This post was originally featured on Thought Partners, a blog for educators, hosted by the excellent classroom behavior management app, Class Dojo.
Sometimes, students will resist instructions because something is immoral or unethical. This is good. As a first year teacher, a student called me out for mocking a regional accent. I was defensive at first, but she was absolutely right.
But sometimes, students resist because that’s what they do.
In some cases (like class policies), as long as the policies are thoughtful, your best bet is to listen and then use some sort of formula like, “Well, unfortunately, in our school, a hall pass is not a choice. Please use it.”
In other cases, however, student resistance can undermine a learning goal: suddenly, you’re locked in a battle with a single student about a concept that is not even the point of a lesson. And everyone is getting annoyed.
Here are three classic case-studies of how to defuse student resistance. All three draw from a simple fable: a tree and a reed argue about their relative strength – but when the storm winds come, the stubborn, brittle tree is uprooted. The reed bends with the wind.
Pre-warning, affirming, joining – and redirecting:
The scenario: you are studying a story where a character exhibits behaviors, traits, or values the students will find objectionable, but it’s beyond the scope of that class to get distracted by those objections.
The solution: warn the students before they read that they will not like some of the things they see. Tell them that their objections are founded and justified. Join with them in agreeing that the behaviors are problematic.
Then, say, “However, we’re going to put those objections in the parking lot. We may get around to them. But we may not. Our goal is not going to be taking Character X to task for how he acts, which is pretty bad, we have to admit. But our goal in this particular class is to look at the circumstances that led him to those behaviors.”
If a student, mid-discussion objects to Character X’s behavior, reaffirm:
“Exactly, and that’s what I meant when I said that there were problematic things about that Character. I wish we had a whole class to dig into that, but I’m afraid it’s beyond the scope of this lesson. So, back we go to the historical circumstances.”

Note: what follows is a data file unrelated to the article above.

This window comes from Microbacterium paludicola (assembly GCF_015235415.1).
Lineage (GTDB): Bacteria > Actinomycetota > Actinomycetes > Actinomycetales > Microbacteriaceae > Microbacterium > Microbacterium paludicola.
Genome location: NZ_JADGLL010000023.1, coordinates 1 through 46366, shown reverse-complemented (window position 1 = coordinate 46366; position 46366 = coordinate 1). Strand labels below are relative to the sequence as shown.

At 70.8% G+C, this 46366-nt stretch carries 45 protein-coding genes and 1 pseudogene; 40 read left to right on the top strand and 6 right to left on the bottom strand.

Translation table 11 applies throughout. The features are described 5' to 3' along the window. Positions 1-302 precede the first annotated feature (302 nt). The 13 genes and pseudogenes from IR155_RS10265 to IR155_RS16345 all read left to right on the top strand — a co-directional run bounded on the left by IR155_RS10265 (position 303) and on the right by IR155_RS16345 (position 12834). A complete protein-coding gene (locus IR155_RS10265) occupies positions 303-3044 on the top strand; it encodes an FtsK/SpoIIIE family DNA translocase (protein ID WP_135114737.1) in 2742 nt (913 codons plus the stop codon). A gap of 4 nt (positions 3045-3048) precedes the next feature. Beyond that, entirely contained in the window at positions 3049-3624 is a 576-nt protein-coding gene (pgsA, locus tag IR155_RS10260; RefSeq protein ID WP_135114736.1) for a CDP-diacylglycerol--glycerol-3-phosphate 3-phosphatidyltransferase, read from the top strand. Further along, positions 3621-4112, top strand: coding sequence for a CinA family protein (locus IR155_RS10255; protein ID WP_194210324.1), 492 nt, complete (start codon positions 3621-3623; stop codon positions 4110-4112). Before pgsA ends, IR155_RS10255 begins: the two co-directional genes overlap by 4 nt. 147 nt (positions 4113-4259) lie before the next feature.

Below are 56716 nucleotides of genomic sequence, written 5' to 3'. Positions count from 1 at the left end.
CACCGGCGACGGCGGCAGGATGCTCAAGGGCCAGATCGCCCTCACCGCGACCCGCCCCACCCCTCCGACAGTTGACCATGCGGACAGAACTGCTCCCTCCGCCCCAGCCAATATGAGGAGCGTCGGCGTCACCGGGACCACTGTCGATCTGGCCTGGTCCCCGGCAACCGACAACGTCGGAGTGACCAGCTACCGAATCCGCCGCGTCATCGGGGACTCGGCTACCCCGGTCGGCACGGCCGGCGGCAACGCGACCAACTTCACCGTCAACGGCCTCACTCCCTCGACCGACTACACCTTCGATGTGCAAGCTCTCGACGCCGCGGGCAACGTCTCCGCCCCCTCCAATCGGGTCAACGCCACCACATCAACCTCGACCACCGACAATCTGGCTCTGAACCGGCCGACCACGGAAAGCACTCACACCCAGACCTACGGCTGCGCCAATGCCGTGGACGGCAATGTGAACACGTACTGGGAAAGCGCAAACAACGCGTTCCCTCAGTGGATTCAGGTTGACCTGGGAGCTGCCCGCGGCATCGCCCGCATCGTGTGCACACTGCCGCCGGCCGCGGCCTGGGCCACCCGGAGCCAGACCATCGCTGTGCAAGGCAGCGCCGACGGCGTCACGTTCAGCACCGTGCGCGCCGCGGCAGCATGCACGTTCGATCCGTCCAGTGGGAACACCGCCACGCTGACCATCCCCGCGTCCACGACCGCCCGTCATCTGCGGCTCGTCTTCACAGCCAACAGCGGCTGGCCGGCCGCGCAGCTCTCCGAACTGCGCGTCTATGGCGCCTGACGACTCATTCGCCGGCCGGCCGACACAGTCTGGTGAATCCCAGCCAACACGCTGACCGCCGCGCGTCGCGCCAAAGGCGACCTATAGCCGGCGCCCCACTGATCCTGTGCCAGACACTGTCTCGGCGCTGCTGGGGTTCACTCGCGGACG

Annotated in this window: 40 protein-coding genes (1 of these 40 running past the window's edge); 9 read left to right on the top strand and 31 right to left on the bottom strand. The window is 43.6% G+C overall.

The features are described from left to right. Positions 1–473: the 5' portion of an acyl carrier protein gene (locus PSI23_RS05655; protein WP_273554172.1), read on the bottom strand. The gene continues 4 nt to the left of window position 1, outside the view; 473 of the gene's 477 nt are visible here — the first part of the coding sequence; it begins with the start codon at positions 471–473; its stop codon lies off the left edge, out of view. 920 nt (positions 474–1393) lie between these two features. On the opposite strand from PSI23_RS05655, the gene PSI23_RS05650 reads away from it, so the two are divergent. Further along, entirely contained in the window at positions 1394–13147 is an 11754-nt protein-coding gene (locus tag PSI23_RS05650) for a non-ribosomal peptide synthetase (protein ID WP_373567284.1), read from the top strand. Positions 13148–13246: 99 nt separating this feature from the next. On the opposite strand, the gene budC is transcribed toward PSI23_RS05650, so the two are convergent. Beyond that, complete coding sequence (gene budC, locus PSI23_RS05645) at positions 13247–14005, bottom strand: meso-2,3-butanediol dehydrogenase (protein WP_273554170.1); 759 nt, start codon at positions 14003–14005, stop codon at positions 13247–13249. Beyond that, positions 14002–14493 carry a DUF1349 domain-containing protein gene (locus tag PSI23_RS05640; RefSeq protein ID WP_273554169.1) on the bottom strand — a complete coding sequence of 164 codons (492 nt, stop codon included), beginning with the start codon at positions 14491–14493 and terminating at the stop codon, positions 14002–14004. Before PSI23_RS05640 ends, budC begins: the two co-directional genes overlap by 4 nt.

Set up the resistance as a straw-man and then “pretend” the best:
The scenario: a new policy in the school has raised student ire. You feel that students have complained enough about the unfairness of the new policy. You want them to reflect on the potential benefit of the new policy and not turn your allotted five minutes into more griping.
The solution: in your question or prompt, suggest exactly what the students are likely to have concluded, and then redirect:
“The new policy is either total hoo-hah, designed to put you into a prison for your minds, or perhaps it speaks to a conflict of two real values that we can probably agree are both important. For the moment, let’s just pretend that the rule is not designed simply to take away your rights and make you miserable. What might have been the intent of the principle when she composed the new policy?”
Affirm frustration, relieve the student of needing to argue further, and offer a new option:
The scenario: a student has missed a deadline and has a lousy grade as a result. She has come to argue with you about the grade. You want her to stop fixating on the grade and think constructively about the future.
The solution: meet the student where she is, and paint the picture about what’s coming down the road.
You: “Look, tell me if I’m not getting you. You felt like you put in a ton of work on this step of the project and the deadline ruined your grade, right?”
You: “And it’s a bummer because why should the deadline affect the grade for the product, right?”
You: “So look, on the one hand, I don’t expect you to love the late-policy of this class. That’s not your job as a student. You being upset about it makes total sense. If I were you, I’d probably be upset, too. But my job is to have policies that are fair and consistent. That’s what I’m expected to do as a teacher, and the policy can’t change. And we may not see eye to eye on that, but we’re going to need to be okay with that. But more importantly, my job is to help you move past this setback and plan for how the next phase of the project is going to go, and make sure it’s a huge success.